Referring to operator of generic type

I have a structure that takes in comparator function. I want to default this to Comparable's operator < if Element is also Comparable:

struct Structure<Element> {
    let isLessThan: (Element, Element) -> Bool

    init(isLessThan: @escaping (Element, Element) -> Bool) {
        self.isLessThan = isLessThan
    }

    // I want to ultimately have this
    init() where Element: Comparable {
        isLessThan = <
    }
}

Right now generic type's method isn't implicitly generic, so I can make extension for the init function in the mean time.

The problem is referring to <. How can I do that?

This works for me:

struct Structure<Element> {

    let isLessThan: (Element, Element) -> Bool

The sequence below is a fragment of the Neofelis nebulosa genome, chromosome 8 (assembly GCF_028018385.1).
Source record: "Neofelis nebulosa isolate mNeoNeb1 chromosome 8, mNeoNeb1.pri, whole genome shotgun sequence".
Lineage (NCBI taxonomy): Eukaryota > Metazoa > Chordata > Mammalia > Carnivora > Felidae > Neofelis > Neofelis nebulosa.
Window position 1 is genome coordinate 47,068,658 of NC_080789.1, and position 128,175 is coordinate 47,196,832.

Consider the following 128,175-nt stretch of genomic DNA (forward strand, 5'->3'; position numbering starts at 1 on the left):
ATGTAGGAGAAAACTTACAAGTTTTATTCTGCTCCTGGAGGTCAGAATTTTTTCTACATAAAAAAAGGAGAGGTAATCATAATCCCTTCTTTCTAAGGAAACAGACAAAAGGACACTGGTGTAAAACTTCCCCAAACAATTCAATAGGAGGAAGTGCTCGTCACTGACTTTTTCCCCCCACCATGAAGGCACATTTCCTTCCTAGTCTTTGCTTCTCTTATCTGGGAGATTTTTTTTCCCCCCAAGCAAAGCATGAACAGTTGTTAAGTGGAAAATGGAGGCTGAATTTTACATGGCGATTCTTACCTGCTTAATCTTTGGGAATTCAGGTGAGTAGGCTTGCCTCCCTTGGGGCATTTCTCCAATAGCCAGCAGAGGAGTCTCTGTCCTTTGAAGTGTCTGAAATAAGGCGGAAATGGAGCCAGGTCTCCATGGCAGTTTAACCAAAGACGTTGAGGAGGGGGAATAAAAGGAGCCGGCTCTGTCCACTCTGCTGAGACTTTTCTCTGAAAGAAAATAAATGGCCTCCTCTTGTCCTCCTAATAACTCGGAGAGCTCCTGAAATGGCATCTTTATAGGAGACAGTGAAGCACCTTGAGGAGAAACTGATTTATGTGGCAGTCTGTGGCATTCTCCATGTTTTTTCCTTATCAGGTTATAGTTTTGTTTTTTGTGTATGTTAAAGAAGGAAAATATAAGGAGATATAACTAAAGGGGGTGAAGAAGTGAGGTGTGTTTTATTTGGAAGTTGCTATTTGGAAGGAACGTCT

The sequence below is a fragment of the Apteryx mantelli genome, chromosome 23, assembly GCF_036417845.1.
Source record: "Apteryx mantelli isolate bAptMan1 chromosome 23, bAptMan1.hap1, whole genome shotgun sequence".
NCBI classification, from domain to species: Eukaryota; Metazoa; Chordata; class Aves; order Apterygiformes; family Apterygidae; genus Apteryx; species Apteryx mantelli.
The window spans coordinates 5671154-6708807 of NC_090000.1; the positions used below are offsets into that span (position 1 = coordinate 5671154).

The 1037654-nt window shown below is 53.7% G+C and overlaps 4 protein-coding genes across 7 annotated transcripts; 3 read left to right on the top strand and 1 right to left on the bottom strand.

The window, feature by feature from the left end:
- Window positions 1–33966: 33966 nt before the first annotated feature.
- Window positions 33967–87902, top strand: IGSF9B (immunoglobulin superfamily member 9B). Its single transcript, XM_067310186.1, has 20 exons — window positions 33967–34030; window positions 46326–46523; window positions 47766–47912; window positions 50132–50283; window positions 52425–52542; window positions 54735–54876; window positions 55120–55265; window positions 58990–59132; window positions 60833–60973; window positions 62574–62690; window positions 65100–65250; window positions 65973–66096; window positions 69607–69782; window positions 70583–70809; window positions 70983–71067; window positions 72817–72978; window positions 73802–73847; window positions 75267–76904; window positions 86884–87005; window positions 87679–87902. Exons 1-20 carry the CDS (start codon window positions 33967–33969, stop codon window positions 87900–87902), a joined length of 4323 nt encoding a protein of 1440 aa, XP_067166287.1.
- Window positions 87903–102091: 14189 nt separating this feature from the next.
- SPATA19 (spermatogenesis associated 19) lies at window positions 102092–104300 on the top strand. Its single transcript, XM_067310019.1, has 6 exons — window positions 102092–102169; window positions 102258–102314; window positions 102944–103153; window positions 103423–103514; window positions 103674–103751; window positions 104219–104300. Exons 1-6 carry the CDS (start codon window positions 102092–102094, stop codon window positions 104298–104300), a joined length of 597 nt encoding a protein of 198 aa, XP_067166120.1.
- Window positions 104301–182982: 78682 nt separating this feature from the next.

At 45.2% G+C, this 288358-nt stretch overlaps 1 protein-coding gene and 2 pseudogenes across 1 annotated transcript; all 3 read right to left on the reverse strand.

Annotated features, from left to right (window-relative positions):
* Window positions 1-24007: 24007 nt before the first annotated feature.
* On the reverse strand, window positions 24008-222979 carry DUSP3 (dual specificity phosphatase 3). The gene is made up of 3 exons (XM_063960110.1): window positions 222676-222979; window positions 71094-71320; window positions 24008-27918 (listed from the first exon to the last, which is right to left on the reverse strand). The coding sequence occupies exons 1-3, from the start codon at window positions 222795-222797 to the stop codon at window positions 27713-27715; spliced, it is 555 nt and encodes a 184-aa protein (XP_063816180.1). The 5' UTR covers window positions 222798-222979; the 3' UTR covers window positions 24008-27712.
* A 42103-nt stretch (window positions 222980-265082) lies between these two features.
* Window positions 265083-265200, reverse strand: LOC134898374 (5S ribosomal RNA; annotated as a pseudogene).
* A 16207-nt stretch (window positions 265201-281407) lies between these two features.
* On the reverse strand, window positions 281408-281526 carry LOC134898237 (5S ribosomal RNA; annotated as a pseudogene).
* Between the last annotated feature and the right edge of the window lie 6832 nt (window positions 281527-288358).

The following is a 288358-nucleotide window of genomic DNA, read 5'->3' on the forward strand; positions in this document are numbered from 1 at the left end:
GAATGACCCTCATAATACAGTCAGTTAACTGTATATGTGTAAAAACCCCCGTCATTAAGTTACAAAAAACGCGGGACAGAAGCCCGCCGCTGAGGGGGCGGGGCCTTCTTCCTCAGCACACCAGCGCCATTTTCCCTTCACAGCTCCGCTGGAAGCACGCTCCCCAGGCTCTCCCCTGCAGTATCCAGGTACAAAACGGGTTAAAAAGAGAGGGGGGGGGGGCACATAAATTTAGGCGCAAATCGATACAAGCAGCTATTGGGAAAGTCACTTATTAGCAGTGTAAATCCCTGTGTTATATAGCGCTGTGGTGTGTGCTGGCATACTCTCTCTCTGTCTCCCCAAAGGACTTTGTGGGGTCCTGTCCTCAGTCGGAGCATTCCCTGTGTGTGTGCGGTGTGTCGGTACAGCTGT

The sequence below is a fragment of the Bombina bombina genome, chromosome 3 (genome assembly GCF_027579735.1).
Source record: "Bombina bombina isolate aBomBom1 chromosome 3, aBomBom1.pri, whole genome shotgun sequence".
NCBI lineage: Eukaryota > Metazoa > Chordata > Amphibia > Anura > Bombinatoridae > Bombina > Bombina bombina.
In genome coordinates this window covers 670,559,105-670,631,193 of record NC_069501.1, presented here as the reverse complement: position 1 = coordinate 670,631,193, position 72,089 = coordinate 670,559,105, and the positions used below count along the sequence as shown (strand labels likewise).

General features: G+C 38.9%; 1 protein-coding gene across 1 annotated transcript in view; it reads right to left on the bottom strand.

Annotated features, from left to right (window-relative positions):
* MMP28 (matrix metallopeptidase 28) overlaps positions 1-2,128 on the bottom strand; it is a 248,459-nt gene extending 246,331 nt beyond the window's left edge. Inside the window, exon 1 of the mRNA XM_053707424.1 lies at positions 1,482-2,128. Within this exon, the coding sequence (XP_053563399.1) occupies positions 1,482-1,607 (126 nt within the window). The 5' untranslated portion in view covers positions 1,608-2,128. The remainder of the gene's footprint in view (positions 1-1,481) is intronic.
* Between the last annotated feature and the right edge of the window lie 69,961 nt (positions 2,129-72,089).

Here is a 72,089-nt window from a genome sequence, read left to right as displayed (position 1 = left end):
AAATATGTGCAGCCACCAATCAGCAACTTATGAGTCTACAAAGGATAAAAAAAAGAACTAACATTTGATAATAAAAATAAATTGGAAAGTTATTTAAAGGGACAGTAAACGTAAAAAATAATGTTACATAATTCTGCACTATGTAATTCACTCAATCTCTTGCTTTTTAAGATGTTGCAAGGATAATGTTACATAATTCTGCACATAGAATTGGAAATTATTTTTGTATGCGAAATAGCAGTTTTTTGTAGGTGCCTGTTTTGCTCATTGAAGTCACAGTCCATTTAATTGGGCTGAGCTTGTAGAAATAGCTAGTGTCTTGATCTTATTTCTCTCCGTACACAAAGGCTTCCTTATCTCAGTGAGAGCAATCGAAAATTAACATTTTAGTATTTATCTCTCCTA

init(isLessThan: @escaping (Element, Element) -> Bool) {
        self.isLessThan = isLessThan
    }
}

extension Structure where Element: Comparable {

    init() {
        self.init(isLessThan: <)
    }
}

let x = Structure<Int>()

This works! Thank you.
Funny that assignment statement confuses the compiler.

FWIW, I have tried the Haskellish way of writing the operator and that seems to work, too:

self.isLessThan = (<)

But delegating the convenience initializer through the main one seems like a good idea anyway.

2 Likes

I think it’s by-design that you can only use operators as first-class values in limited contexts. And I think the two contexts are what you’ve encountered in this thread: inside arguments lists or when surrounded by parentheses.

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